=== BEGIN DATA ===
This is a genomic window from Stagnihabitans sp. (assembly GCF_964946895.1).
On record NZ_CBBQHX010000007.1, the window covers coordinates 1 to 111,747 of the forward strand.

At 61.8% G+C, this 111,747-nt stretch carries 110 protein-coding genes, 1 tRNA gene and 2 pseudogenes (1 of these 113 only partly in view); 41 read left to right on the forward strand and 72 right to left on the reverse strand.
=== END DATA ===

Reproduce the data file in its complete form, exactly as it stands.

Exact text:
This is a genomic window from Stagnihabitans sp. (assembly GCF_964946895.1).
On record NZ_CBBQHX010000007.1, the window covers coordinates 1 to 111,747 of the forward strand.

At 61.8% G+C, this 111,747-nt stretch carries 110 protein-coding genes, 1 tRNA gene and 2 pseudogenes (1 of these 113 only partly in view); 41 read left to right on the forward strand and 72 right to left on the reverse strand.